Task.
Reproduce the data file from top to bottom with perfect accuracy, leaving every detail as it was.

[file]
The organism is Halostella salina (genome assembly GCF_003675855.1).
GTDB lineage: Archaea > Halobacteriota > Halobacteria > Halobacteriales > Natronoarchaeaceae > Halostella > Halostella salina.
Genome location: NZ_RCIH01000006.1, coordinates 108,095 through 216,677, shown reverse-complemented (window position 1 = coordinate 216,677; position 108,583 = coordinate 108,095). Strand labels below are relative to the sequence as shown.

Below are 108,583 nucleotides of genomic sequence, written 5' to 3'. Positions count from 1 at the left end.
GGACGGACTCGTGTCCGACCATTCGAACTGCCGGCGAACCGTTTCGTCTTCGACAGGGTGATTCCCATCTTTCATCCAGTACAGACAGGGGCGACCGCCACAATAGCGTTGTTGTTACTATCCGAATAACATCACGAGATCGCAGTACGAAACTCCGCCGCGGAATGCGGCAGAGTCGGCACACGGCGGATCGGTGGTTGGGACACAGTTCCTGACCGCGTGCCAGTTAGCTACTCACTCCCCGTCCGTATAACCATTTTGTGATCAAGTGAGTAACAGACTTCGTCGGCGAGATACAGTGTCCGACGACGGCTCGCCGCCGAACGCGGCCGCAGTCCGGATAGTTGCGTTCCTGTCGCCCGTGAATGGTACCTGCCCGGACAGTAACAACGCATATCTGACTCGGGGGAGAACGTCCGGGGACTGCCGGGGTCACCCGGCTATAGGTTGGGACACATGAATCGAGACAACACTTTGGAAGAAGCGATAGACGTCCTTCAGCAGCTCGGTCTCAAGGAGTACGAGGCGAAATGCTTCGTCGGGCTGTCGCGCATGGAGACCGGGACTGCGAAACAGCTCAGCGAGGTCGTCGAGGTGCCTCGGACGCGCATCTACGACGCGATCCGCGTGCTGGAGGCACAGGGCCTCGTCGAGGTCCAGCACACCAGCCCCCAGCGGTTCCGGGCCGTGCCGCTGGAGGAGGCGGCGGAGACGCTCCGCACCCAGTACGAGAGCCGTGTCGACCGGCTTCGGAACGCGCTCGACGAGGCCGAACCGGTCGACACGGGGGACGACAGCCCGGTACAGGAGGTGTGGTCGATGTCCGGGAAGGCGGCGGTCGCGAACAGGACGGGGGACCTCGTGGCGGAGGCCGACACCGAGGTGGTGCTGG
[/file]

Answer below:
The organism is Halostella salina (genome assembly GCF_003675855.1).
GTDB lineage: Archaea > Halobacteriota > Halobacteria > Halobacteriales > Natronoarchaeaceae > Halostella > Halostella salina.
Genome location: NZ_RCIH01000006.1, coordinates 108,095 through 216,677, shown reverse-complemented (window position 1 = coordinate 216,677; position 108,583 = coordinate 108,095). Strand labels below are relative to the sequence as shown.

Below are 108,583 nucleotides of genomic sequence, written 5' to 3'. Positions count from 1 at the left end.
GGACGGACTCGTGTCCGACCATTCGAACTGCCGGCGAACCGTTTCGTCTTCGACAGGGTGATTCCCATCTTTCATCCAGTACAGACAGGGGCGACCGCCACAATAGCGTTGTTGTTACTATCCGAATAACATCACGAGATCGCAGTACGAAACTCCGCCGCGGAATGCGGCAGAGTCGGCACACGGCGGATCGGTGGTTGGGACACAGTTCCTGACCGCGTGCCAGTTAGCTACTCACTCCCCGTCCGTATAACCATTTTGTGATCAAGTGAGTAACAGACTTCGTCGGCGAGATACAGTGTCCGACGACGGCTCGCCGCCGAACGCGGCCGCAGTCCGGATAGTTGCGTTCCTGTCGCCCGTGAATGGTACCTGCCCGGACAGTAACAACGCATATCTGACTCGGGGGAGAACGTCCGGGGACTGCCGGGGTCACCCGGCTATAGGTTGGGACACATGAATCGAGACAACACTTTGGAAGAAGCGATAGACGTCCTTCAGCAGCTCGGTCTCAAGGAGTACGAGGCGAAATGCTTCGTCGGGCTGTCGCGCATGGAGACCGGGACTGCGAAACAGCTCAGCGAGGTCGTCGAGGTGCCTCGGACGCGCATCTACGACGCGATCCGCGTGCTGGAGGCACAGGGCCTCGTCGAGGTCCAGCACACCAGCCCCCAGCGGTTCCGGGCCGTGCCGCTGGAGGAGGCGGCGGAGACGCTCCGCACCCAGTACGAGAGCCGTGTCGACCGGCTTCGGAACGCGCTCGACGAGGCCGAACCGGTCGACACGGGGGACGACAGCCCGGTACAGGAGGTGTGGTCGATGTCCGGGAAGGCGGCGGTCGCGAACAGGACGGGGGACCTCGTGGCGGAGGCCGACACCGAGGTGGTGCTGG